During one of those meetings, "Ms. Reid advised Mr. Medwenitsch that Cameron Love had requested to be removed from any discussions surrounding the outstanding invoices because he was 'too close' to DRS Construction."
CBC reported earlier this year Love had been cleared in a forensic audit for having work done at his private residence by hospital contractors.
CEO's daughter also worked at hospital
As to claims his daughters worked for contractors, Medwenitsch's statement of defence points out Dr. Jack Kitts' daughter worked for the hospital during the summer, as did Marshall's two children.
"Throughout Mr. Medwenitsch's employment, friends and family were an accepted and encouraged part of the hospital's temporary short-term and /or summer help."
As to claims one of Medwenitsch's daughters, though working for a contractor, was actually paid out of the hospital budget, the statement of defence adds, "These employment relationships were fair and open."
The counterclaim states Medwenitsch, who took his position in 1999, had been subject to regular internal audits as well as an external audit each year.
"Despite years of positive reviews, reports, advice, correspondence and supervision, at no time prior to dismissal did (TOH) give Mr. Medwenitsch any warning, or any notice of any financial concerns regarding the procurement process or of his actions now put in issue."
Counterclaim damages worth at least $350K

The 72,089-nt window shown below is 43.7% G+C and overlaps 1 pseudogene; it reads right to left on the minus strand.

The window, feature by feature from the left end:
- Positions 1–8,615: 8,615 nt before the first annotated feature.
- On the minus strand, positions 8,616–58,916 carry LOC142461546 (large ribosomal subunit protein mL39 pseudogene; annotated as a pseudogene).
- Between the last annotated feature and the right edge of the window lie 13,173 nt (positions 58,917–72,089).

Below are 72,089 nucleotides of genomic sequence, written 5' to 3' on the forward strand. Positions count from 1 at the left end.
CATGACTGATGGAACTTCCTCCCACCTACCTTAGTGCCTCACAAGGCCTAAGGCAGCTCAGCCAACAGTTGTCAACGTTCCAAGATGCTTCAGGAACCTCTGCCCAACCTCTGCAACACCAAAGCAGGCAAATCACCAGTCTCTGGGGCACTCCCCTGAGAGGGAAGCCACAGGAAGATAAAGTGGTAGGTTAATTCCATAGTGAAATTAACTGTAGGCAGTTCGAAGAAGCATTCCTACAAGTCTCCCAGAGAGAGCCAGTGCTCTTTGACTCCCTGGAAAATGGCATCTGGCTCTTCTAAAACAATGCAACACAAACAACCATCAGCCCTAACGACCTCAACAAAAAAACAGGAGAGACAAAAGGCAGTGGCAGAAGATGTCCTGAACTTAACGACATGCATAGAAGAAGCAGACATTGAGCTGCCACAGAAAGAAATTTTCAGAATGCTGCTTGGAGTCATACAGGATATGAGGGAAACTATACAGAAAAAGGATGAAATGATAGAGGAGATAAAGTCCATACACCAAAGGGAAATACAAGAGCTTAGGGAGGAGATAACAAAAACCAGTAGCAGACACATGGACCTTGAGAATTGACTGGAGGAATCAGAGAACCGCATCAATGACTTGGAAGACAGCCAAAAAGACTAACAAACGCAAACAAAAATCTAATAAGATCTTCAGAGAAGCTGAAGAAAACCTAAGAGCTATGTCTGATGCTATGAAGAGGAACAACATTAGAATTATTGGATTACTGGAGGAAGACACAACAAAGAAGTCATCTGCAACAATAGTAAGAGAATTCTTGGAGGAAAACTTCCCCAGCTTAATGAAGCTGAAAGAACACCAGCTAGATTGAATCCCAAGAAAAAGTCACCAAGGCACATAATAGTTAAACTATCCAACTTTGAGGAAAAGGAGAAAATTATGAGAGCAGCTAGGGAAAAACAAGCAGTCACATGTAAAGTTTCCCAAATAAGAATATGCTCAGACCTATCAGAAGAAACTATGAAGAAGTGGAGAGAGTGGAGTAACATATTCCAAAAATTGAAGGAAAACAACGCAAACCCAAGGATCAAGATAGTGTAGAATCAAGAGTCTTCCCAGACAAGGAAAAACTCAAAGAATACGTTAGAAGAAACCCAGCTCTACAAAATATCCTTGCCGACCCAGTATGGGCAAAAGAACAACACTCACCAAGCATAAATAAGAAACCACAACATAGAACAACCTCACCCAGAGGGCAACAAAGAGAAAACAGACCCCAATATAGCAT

The claim goes on the say the hospital, and "in particular Cameron Love and Joanne Reid, approved Mr. Medwenitch's conduct, reviewed it with independent auditors, received reports from auditors and other professionals retained to assist them, and did nothing to criticize or advise Mr. Medwenitsch that exception would be taken to his conduct."
The counterclaim seeks damages for wrongful dismissal, as well as punitive damages amounting to $350,000.
The claim also demands "damages in an amount equivalent to that as claimed by the hospital." The hospital claim states it will provide that figure before trial.
The counterclaim also asks for a declaration that Medwenitsch had been wrongly dismissed.
Hospital responds to claims
When reached, the hospital responded to some of the claims contained in Medwenitsch's counterclaim.
As to the allegation the hospital would use provincially-funded project budgets to fund other work at the hospital, the hospital responded that all ministry-funded projects were dealt with in accordance with ministry guidelines.
As for spending during the so-called "March madness" a hospital spokesperson said in an emailed statement: "When there is a budget surplus at the end of a fiscal year the hospital is in a position to move up and progress on projects and equipment purchases approved and slated for the following year.
"It is not an uncommon practice and the hospital complies with all ministry policies."
The Ottawa Hospital also says it complies with its hiring policies where family members of hospital staff are concerned.
"As the third-largest employer in the city, family members are hired at the hospital. These hires, as well as all of our hires, follow our rigorous hiring policies and processes including the policies related to the hiring of summer students and family members and are subject to our conflict of interest policy," the hospital said in an emailed statement.
Frank Medwenitsch statement of defence and counterclaim (PDF 876KB)
Frank Medwenitsch statement of defence and counterclaim (Text 876KB)CBC is not responsible for 3rd party content